The least vulnerable were the forested areas with floors carpeted by thick layers of moss and peat. “It’s like having a lid on your cooler closed,” That spongy layer insulates permafrost below, and it actually acts like a giant sponge. “The moss does a really nice job of sucking/soaking up the extra water and preventing it from going further down into the ground,” he said.

But those forested areas can switch from resilient to vulnerable if their spongy ground insulation is burned and removed by recent wildfires. There is already a sizeable body of research showing how wildfires expose permafrost to thaw, in interior Alaska and elsewhere.

Rain after fire could be a double-whammy for permafrost, and the rains need not come in the summer immediately following big fires to have a big impact, Douglas said. “Remember, it takes decades after a fire for the vegetation to come back,” he said.

The sites examined in the study represent about 70 percent of the permafrost ecotypes, Douglas said. Some notable ecotypes are missing — those at very high latitudes, such as the tundra-covered permafrost on Alaska’s North Slope, and those at high altitudes. He and his colleagues focus on sites that were available to them, he said. “Our field sites are pretty much all in lowlands,” he said.

Only a few other studies have examined role of rain in permafrost thaw. One, by Rebecca Neumann of the University of Washington, found that rainy springs increased the amount of methane released from interior Alaska bogs. Neumann’s 2019 study examined bogs in the Bonanza Creek Experimental Forest near Fairbanks; methane is one of the gases released when permafrost thaws.

But in the future, there may be more study of rain’s relationship to permafrost thaw because the rain load is expected to increase in the rapidly warming Arctic.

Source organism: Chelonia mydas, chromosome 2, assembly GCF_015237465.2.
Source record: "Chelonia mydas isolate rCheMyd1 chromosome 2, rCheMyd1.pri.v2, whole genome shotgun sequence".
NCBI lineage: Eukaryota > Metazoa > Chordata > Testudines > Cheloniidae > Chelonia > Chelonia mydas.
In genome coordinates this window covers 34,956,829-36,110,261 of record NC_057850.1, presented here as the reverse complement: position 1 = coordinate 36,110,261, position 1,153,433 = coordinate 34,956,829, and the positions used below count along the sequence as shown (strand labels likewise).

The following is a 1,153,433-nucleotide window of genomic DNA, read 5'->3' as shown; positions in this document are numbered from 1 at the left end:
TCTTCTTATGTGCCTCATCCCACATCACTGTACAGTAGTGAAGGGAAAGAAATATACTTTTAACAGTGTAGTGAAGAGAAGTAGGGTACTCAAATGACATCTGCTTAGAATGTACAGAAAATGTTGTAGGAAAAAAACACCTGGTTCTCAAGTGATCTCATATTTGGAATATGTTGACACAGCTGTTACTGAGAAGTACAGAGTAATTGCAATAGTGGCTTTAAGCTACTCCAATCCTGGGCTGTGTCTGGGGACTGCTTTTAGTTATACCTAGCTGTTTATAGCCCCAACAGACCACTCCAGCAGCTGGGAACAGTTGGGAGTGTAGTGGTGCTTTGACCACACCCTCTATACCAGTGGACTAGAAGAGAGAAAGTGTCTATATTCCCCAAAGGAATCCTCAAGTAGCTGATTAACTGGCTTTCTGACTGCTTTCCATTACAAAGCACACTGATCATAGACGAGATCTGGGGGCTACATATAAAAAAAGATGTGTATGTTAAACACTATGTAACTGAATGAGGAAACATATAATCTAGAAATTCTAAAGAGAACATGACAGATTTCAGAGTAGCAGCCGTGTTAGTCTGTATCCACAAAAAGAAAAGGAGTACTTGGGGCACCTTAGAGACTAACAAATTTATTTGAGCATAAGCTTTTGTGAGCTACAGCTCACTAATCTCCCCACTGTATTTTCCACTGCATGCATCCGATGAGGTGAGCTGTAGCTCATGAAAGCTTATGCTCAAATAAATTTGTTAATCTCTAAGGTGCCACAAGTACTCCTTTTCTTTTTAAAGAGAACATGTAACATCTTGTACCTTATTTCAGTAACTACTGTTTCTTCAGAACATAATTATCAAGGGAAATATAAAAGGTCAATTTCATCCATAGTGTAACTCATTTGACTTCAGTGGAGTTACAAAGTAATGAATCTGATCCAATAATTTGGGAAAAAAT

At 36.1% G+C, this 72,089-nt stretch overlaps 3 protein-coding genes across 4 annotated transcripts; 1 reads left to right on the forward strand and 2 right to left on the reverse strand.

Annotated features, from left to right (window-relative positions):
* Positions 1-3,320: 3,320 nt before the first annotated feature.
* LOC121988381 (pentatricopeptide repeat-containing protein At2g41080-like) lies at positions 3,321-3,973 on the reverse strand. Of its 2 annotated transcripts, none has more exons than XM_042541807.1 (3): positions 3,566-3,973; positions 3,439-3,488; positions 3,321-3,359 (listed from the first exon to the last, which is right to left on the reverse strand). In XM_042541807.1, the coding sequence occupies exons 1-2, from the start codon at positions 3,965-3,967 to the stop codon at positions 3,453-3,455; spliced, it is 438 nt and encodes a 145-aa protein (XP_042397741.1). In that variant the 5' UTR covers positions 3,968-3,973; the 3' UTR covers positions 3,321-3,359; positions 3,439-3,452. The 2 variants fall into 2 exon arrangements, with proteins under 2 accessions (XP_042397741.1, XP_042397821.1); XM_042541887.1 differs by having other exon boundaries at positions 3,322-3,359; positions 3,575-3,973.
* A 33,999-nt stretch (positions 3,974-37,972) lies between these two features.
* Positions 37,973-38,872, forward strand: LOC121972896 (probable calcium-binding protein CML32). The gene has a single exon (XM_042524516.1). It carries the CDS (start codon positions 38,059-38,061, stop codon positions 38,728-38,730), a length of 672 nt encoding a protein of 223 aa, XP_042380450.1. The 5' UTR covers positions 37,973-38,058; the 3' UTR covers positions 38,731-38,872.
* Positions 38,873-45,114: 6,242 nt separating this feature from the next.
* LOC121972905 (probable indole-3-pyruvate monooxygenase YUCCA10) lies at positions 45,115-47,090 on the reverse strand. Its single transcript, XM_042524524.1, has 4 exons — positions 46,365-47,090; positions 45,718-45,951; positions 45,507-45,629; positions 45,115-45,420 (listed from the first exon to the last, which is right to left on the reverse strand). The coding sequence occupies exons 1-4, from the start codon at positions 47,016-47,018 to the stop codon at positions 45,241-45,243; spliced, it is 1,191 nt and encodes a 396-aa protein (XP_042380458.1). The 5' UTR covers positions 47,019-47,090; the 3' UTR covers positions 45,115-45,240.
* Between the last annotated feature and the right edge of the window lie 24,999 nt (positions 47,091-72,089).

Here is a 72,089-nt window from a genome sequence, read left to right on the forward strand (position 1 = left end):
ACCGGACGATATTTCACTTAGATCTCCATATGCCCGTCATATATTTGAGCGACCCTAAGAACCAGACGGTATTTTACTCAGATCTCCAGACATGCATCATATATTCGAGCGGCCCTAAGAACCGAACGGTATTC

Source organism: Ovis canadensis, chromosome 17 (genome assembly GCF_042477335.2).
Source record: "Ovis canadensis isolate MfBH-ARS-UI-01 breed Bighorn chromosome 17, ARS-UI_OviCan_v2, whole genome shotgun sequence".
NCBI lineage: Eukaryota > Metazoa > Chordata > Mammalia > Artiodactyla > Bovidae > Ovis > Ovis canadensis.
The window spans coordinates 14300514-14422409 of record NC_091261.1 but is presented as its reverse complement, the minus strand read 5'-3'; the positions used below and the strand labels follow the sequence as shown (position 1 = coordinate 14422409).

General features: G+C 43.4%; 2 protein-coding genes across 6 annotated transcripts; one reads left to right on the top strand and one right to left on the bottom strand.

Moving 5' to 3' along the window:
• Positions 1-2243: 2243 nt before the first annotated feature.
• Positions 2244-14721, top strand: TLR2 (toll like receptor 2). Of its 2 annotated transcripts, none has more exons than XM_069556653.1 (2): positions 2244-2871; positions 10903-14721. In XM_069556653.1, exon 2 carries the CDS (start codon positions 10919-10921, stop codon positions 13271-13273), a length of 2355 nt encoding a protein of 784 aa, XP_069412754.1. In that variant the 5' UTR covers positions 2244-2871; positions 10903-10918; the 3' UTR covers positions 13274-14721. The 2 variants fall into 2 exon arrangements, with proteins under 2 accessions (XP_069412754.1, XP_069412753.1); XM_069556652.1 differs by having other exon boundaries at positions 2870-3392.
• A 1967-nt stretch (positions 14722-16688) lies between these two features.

Thanks to increased evaporation and a poleward movement of moisture, the entire Arctic is expected to get 50 to 60 percent more precipitation, with most of that coming in the form of rain, according to a 2018 study by Richard Bintanja of the Royal Netherlands Meteorological Institute.  A 2017 study by scientists at the University of Alaska Fairbanks projects a big increase in extreme weather events for Alaska by the end of the century, including a 53 percent increase in one-day heavy rain events. Another UAF study found that precipitation has already increased in Alaska over recent decades, up 17 percent from the middle of the 20th century to 2016, according to measurements at key weather stations.

This summer has been rainier than normal in Fairbanks, but not extremely so. Combined June and July rainfall at the Fairbanks airport was above average but not in the top-10 rainiest seasons, according to records that go back to 1925, said Rick Thoman of UAF’s Alaska Center for Climate Assessment and Policy.

Douglas and his colleagues are continuing to monitor their sites, though end-of-summer measurements will not come until October.

They are also continuing to find significant change below ground. In some of the sites used for the newly published study, Douglas said, soil that used to be frozen has now been converted to talik, the term for year-round thawed soil that exists in permafrost regions.